Financial Times Interview With Abiy Ahmed

This is Abiy Ahmed's first one-on-one interview with the international media since he took office as Prime Minister of Ethiopia last April. (Photo: Abiy Ahmed is pushing an agenda of 'privatization with zero corruption' © Aron Simeneh)

The Financial Times

Ethiopia’s Abiy Ahmed: Africa’s new talisman

It is the compound from which Emperor Menelik II conquered swaths of territory, where Haile Selassie passed judgment until he was toppled by a Marxist revolt in 1974, and from which Meles Zenawi, strongman prime minister until his death in 2012, plotted an Asian-style economic miracle on the Nile.

Surveying the same 40-hectare plot in the centre of Addis Ababa, Ethiopia’s capital, Abiy Ahmed, the most talked-about leader in Africa, sets out his grand plans for transforming Ethiopia…

In Mr Abiy’s first one-on-one interview with the international media since he was catapulted to the premiership last April, he alternates between homespun prophet, hard man and visionary leader. He mixes humour with a tactile arm-grab worthy of LBJ. His sentences, delivered in proficient English, are laced with biblical references, big data and Michael Jackson. Committed to opening up Ethiopia’s closed political system, he is fascinated by the nature of popularity.

“If you change this,” says Mr Abiy, gesturing to the rubble-strewn compound and the rapidly changing skyline in the capital beyond, “you can change Addis. And if you can change Addis, definitely you can change Ethiopia.”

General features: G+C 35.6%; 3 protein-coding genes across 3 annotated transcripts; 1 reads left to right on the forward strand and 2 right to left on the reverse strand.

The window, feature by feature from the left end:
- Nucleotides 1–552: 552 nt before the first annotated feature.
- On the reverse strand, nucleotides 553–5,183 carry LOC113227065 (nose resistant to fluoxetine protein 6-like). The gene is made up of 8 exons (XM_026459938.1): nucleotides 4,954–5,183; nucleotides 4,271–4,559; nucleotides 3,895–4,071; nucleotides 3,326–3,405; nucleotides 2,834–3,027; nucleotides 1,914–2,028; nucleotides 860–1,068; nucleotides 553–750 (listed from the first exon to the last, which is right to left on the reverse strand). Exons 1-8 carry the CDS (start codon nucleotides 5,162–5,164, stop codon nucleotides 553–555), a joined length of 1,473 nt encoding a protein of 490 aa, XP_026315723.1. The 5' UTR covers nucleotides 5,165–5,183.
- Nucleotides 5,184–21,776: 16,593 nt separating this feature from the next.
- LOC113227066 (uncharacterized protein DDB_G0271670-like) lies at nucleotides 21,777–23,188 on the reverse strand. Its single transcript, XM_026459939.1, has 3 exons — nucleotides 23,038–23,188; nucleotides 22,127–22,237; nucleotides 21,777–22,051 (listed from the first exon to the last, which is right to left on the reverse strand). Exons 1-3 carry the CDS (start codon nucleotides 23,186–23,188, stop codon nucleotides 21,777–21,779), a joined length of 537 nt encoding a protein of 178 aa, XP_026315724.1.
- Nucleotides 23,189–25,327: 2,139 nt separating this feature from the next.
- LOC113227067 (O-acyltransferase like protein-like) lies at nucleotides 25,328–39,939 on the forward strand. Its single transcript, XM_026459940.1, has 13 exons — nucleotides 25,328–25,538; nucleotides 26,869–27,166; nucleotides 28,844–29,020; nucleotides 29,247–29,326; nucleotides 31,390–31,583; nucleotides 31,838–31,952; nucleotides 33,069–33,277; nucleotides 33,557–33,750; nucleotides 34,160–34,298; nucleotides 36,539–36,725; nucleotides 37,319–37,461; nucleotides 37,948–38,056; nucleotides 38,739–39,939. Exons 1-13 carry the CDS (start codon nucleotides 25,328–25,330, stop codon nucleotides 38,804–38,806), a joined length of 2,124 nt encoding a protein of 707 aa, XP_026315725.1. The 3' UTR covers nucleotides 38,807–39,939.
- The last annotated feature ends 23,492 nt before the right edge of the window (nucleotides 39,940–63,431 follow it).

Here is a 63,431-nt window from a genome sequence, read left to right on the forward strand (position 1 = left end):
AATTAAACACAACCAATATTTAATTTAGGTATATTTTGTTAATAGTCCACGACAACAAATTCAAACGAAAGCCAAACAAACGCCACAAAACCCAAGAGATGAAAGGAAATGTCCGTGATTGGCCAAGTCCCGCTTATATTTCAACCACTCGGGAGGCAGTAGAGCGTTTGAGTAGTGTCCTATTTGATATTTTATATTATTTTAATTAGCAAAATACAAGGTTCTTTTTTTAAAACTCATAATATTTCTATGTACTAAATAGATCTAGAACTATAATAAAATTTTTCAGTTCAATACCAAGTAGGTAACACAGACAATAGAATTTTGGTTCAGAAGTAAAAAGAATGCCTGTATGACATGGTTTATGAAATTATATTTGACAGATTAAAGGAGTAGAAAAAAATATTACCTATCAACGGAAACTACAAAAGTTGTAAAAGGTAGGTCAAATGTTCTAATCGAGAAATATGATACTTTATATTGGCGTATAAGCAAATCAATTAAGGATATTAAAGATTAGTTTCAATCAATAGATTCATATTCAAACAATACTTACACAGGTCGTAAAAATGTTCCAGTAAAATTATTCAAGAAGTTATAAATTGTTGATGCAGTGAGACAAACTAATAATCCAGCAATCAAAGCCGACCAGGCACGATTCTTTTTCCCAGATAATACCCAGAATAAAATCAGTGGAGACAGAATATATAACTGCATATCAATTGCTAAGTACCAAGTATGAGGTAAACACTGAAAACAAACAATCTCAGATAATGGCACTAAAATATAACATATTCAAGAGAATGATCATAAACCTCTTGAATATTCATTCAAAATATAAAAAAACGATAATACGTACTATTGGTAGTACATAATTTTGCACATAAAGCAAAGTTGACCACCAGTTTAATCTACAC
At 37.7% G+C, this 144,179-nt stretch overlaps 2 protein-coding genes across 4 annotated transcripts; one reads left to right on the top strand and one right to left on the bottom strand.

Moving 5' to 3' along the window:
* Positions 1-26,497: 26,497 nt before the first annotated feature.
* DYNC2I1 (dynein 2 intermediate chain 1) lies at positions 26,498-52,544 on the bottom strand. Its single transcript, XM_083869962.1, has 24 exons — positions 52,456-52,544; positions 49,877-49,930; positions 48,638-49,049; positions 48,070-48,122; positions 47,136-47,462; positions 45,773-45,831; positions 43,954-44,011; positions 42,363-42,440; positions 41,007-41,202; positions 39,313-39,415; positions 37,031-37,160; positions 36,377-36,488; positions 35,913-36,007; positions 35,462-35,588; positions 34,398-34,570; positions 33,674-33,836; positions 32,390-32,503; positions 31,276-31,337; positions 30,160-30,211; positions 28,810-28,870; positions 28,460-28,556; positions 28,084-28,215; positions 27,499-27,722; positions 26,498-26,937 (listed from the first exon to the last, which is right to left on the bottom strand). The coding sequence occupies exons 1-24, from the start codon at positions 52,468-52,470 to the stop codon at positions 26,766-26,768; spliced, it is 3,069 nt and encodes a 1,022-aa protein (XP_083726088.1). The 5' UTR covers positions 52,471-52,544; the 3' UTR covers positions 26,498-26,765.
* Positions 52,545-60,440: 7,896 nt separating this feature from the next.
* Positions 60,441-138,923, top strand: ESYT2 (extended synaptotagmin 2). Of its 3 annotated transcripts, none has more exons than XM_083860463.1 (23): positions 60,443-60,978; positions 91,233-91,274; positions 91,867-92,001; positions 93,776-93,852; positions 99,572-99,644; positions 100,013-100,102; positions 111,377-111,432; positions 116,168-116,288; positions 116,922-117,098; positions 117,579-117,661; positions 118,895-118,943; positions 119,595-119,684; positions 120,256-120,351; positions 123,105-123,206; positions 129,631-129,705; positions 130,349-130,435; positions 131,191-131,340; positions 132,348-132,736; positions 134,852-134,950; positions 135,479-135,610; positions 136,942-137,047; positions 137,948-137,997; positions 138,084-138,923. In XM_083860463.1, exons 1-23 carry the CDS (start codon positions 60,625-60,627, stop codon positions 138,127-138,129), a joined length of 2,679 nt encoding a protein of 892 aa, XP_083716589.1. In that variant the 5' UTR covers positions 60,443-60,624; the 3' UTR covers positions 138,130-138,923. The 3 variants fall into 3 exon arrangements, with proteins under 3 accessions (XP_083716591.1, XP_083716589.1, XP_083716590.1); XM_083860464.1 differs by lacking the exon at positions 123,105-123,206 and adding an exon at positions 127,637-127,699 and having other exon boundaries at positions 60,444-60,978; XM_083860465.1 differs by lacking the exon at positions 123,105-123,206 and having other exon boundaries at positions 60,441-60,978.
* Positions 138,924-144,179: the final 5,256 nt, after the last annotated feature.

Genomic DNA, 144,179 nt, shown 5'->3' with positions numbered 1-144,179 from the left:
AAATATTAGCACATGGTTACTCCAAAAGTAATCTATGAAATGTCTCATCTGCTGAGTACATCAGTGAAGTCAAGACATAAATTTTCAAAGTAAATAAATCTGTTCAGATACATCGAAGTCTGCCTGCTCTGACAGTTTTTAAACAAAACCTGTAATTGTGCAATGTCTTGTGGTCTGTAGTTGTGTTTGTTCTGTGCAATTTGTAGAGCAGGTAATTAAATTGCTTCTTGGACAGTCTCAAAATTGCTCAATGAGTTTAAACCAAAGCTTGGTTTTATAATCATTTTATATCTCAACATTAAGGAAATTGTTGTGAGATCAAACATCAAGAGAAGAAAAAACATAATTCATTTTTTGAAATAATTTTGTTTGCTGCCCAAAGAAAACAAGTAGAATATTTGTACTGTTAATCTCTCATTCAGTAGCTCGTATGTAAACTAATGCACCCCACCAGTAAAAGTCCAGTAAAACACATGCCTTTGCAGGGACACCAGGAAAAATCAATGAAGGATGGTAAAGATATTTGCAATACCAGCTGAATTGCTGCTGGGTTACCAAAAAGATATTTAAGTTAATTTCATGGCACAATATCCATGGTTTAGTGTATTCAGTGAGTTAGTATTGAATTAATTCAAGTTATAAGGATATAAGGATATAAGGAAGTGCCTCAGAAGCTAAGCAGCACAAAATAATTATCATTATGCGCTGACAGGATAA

Improving his own surroundings, he says, is a metaphor for the transformation of a country that has, for 15 years, been the best-performing economy in Africa, but whose authoritarian government provoked a sustained popular uprising.

On his first day, he says, he ordered an overhaul of his office. In two months, what had been a dark and austere interior became a blindingly white luxury-hotel-style affair, replete with wall-to-wall videoconferencing screens, modern art and sleek white rooms for cabinet meetings and visiting delegations.

Cluttered storage rooms are now pulsing data banks and the ground floor is a California-style café — white, of course — where the premier’s mostly western-educated young staffers can sit and brainstorm. “I want to make this office futuristic. Many Ethiopians see yesterday. I see tomorrow,” he says. “This place has gone from hell to paradise.”

Read the full article at ft.com »


Related:
PM Abiy Ahmed Named Among Top 100 Global Thinkers of 2019

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